First Choice Homes Oldham (FCHO) was created in April 2002 to manage council owned properties across Oldham Metropolitan Borough.
Today, it provides services to almost 13,000 council tenants and leaseholders and is responsible for managing, letting, repairing and modernising the borough council’s properties.
A not-for-profit partnership, FCHO is run by councillors, tenants and independent volunteers. A board of directors oversees the company’s overall strategic direction. Six local boards monitor day to day operations in six areas: Chadderton, East Oldham, Failsworth and Hollinwood, Royton and Shaw, Saddleworth and Lees, and West Oldham.
FCHO runs a mixed transport fleet, including 7.5-ton vehicles, small and medium-size vans, 3.5-ton flatbeds and box vans.
Property management company First Choice Homes Oldham (FCHO) chose Quartix vehicle tracking for its fleet after the system came top for price, quality and technical merit in a European public tendering exercise.
Quartix has equipped 85 FCHO vehicles with its award-winning tracking unit. And, in a separate development, FCHO commissioned Quartix to connect 17 of its older short-term hire vehicles to Quartix Pay As You Go, the flexible direct-rental tracking solution.
‘Jobs get done quicker’
‘FCHO manages council owned properties across Oldham Metropolitan Borough. David Thomas, repairs support manager, said: “We can identify where our vehicles are on-screen round the clock and, therefore, send the nearest and most appropriately skilled operatives to a job. “It means improved service and performance for our customers and jobs gets done quicker,” he explains.”
One of FCHO’s biggest problems – the amount of operatives’ down-time – has also been resolved.
“This is because the system has the capacity to ring-fence. For example, we can ring-fence a particular depot and that produces information on how long different operatives spend in the depot and, hopefully, why they’re doing that,” said Mr Thomas.
“We can identify every single depot where people are based and the amount of end time each operative has. Furthermore, all trades, from caretakers to security staff, operate our vehicles, and the system allows us to record any time they spend in specific areas.”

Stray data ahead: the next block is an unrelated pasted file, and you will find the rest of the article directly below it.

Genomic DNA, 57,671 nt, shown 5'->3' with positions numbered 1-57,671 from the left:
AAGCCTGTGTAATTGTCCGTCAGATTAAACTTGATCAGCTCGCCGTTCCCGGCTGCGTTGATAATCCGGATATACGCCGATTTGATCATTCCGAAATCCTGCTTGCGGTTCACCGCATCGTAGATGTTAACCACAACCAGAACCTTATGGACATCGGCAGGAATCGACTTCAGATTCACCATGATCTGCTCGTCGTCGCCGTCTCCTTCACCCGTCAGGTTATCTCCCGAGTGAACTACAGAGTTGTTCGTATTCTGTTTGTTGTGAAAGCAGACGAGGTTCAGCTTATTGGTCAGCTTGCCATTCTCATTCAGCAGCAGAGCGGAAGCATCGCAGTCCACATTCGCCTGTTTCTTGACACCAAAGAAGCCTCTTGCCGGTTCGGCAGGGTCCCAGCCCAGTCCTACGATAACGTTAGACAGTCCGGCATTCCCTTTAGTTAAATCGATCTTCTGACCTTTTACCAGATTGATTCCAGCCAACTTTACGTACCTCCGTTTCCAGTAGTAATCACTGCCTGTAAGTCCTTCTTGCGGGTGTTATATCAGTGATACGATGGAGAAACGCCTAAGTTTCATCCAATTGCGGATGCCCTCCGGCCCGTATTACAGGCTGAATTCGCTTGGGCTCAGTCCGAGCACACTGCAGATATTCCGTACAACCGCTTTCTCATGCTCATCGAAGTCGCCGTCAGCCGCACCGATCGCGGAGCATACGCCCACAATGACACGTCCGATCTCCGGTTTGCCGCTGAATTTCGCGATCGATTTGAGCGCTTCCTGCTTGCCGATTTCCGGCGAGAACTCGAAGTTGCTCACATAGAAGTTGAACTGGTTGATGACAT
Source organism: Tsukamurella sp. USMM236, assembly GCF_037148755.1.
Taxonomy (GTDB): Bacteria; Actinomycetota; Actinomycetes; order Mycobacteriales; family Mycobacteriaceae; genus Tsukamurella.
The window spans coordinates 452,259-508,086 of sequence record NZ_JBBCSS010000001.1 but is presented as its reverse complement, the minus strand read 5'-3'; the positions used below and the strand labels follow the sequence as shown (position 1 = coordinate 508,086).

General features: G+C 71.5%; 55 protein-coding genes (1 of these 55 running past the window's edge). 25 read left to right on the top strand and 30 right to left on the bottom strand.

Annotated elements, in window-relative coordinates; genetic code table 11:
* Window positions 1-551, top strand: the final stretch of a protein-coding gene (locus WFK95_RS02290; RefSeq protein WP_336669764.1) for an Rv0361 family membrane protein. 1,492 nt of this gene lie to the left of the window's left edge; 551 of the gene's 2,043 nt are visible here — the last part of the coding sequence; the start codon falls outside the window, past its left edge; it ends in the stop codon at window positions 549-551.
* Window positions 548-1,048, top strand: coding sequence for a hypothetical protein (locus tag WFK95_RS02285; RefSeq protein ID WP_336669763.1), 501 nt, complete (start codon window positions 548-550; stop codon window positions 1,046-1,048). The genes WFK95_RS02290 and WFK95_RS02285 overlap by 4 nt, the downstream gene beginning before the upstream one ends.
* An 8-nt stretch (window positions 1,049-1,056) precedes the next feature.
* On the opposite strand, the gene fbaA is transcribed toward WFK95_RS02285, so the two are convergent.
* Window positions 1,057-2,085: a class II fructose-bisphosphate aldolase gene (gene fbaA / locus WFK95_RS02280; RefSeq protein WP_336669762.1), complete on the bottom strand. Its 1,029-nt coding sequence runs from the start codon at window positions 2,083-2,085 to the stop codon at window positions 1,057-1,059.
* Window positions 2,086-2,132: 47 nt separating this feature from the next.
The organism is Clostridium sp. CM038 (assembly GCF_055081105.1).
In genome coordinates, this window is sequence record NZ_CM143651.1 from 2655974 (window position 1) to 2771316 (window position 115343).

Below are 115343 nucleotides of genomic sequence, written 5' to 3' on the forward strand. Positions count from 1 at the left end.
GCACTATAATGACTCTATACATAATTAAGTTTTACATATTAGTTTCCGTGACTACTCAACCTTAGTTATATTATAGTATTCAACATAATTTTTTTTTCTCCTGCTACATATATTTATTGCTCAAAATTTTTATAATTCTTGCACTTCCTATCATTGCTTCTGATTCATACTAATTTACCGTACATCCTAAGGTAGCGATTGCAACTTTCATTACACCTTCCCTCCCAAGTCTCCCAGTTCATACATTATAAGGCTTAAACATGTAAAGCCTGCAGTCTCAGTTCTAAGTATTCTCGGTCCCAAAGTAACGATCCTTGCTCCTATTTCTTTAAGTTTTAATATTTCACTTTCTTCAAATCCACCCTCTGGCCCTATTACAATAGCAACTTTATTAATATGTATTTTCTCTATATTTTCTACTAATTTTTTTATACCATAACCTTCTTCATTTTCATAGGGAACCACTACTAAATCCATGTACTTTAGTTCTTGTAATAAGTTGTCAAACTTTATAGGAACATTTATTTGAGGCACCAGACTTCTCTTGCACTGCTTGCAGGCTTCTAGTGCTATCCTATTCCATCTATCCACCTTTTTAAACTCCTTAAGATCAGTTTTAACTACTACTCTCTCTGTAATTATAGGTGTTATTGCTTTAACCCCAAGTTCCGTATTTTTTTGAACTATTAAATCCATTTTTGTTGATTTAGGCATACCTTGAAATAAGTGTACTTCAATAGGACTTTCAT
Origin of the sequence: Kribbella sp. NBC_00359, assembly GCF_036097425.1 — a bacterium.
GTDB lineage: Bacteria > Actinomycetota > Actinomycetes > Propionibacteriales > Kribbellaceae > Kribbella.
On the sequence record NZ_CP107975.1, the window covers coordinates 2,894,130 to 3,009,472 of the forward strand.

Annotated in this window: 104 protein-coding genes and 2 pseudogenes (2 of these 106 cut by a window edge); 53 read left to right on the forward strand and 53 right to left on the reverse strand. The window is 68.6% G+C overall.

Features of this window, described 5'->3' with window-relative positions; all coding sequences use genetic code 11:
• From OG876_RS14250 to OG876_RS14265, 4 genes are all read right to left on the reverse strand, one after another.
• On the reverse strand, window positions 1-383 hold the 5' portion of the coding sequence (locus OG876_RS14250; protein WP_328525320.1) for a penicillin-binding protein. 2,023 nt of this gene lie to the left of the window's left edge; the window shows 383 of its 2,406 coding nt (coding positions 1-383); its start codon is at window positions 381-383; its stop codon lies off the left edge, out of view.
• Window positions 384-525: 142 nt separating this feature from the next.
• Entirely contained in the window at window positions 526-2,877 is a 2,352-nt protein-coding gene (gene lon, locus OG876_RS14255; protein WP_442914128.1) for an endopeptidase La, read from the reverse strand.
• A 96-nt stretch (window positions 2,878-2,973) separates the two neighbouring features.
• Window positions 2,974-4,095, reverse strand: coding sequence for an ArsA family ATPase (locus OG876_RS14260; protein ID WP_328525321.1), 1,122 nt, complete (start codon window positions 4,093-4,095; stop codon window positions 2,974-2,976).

Although FCHO’s fleet comprises more than 100 vehicles, the number of authorised drivers vastly exceeds this figure. To identify who is driving at any given time, each of the tracking systems is equipped with a driver identification unit and each driver has been issued with an ID tag.
‘We can easily identify the driver’
“Basically we don’t have enough vehicles for every single operative. Sometimes a person will swap vehicles or if someone is on leave someone will use their vehicle. If any damage is done, or something like that, we can now easily identify the driver.”
All drivers are required to use their ID tag so that incidents – whether involving lone working, health and safety or other issues – can be quickly and accurately dealt with.
According to David Thomas the investment is paying dividends, and sometimes in unexpected ways: “I recently had a complaint from the public about one of my drivers. Fortunately, I was able to quickly identify both the vehicle and the driver involved in the alleged incident.”
Top marks in OJEU tendering process
Quartix was appointed by First Choice Homes Oldham after scoring top marks in the OJEU (Official Journal of the European Union) public tendering process. As part of the exercise applicants were asked to describe any additional benefits. Quartix put forward its pay-as-you-go solution, which permits tracking units to be removed after just three months and without penalty.
With FCHO operating 17 older vehicles on short-term hire, the suggestion was warmly received and the vehicles quickly connected to the PAYG service.
Quartix – first choice for First Choice
First Choice Homes Oldham decided to search for a new telematics supplier after its first system was unable to provide the information it required, and downloading proved an extremely lengthy process. A second system involved all data being downloaded onto laptops – which meant taking up to four hours to track just ten vehicles.